However Majorian didnt just focus on passing laws. He was planning Campaigns. While the situation in Gaul was tenous, Majorian planned a campaign with Marcellinus the Comes Dalmaticus, and uncle of Nepos. This campaign would begin in 464, and was to be a joint campaign between the Emperor and Comes against the Rugi who inhabited Noricum. However near the end of Winter, Majorian and Placidias, youngest son, the 3 year old Julius Valerius Valens passed away due to a sickness, causing Majorian to delay his joining of the Campaign. Marcellinus would continue without his Emperor in the spring, and would be joined by men from the Italian Comitatenses.

464

In Gaul the spring was greated by the army of Fredricus marching into Baugudae Amorica, where he quickly stormed several towns and stormed the city Darioritum (Vannes). For his success the Baugudae leader who had been gathering his army, refused open battle, instead used a schorched earth policy, and lead Fredricus northwest away from Roman territory deeper into Amorica. The Baugudae leaders goal was to weaken the Roman supplies, as well as to weaken the romans with constant hit and run attacks. When the Baugudae leader did finally accept battle the numbers were 10,000 Baugudae Militia, against, 4000 of Fredricus battle hardened Veterans. Fredricus would once again lead his men to a stunning victory, and even killed the Baugudae leader in single combat near the end of the battle, after this battle Fredricus was hailed as king by his Visigothic soldiers. However as stunning as this victory was Fredricus had lost a significant amount of men, and was forced to pull back to Roman territory, looting all the way back.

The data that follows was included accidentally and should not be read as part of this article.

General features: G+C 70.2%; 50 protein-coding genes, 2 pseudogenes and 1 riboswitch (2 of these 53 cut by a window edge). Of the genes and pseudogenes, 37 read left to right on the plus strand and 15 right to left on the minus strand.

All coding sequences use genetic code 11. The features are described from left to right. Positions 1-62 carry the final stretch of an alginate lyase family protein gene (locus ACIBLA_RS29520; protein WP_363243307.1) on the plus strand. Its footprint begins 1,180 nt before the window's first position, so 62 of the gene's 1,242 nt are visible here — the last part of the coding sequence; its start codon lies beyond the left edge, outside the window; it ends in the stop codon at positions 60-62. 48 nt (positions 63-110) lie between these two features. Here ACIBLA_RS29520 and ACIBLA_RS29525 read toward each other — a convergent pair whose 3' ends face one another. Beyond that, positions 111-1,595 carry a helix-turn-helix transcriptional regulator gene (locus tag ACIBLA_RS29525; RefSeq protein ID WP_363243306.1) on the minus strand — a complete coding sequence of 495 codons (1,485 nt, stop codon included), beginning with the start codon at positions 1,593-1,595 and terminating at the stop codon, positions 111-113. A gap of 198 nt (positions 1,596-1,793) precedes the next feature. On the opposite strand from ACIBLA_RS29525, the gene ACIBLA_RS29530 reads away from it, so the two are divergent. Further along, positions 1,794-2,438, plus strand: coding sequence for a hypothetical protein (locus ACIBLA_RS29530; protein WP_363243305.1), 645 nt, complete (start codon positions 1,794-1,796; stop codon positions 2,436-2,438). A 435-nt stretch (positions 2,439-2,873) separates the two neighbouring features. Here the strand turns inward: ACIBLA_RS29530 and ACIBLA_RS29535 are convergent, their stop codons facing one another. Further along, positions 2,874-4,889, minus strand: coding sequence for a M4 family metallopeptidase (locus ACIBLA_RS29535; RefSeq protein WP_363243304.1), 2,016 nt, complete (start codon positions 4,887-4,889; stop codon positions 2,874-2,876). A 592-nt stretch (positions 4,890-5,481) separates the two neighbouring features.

Euric however had been watching these events unfold, and had not taken kindly to hearing his brother being called king, nervous of Roman intervention, Euric gave the order, and in the Fall of 464, Fredricus a Regal, and Noble Visigoth loyal to the romans, died of Poison. This left the last two sons of Theodoric I alive, Euric and his youngest Retimer, who fled to Nepos.

In Noricum Marcellinus invaded Rugii territory with 10,000 of his Dalmatian soldiers who were some of the very best in the empire, along with 3,000 Burgundians, and 2,000 Ostrogoth Mercenaries, and some 10,000 Italian soldiers. Reaching Iuvavum within 3 weeks, Marcellinus put the city to siege. With the city lightly defended it fell within Days, sparing the population of looting, Marcellinus left a garrison of 3,000 men before moving northeast towards Lauriacum. Soon after news of the Rugian King Flaccitheus and his army reached Marcellinus. Flaccitheus had gathered a substantial army at Castra Regina, a city built around an old legionary fortress that dated back to the time of Marcus Aurelius. Flaccitheus army was reported to have numbered some 25,000 , numbering similar to Marcellinus's own force, and news was that he was marching to Iuvavum.

While Marcellinus was confident in his army, with reports being that Flaccitheus army numbered the same as Marcellinus original numbers, he fell back to Iuvavum, to gather his garrison there, so that he could have his full force in the field, and marched northwest, with his scouts ranging almost 50 miles ahead to try and find the enemy. Both forces converged upon the Inn river, and it fortunate that Marcellinus decided that he would need his total force, as the Rugii numbers were closer to 32,000 men.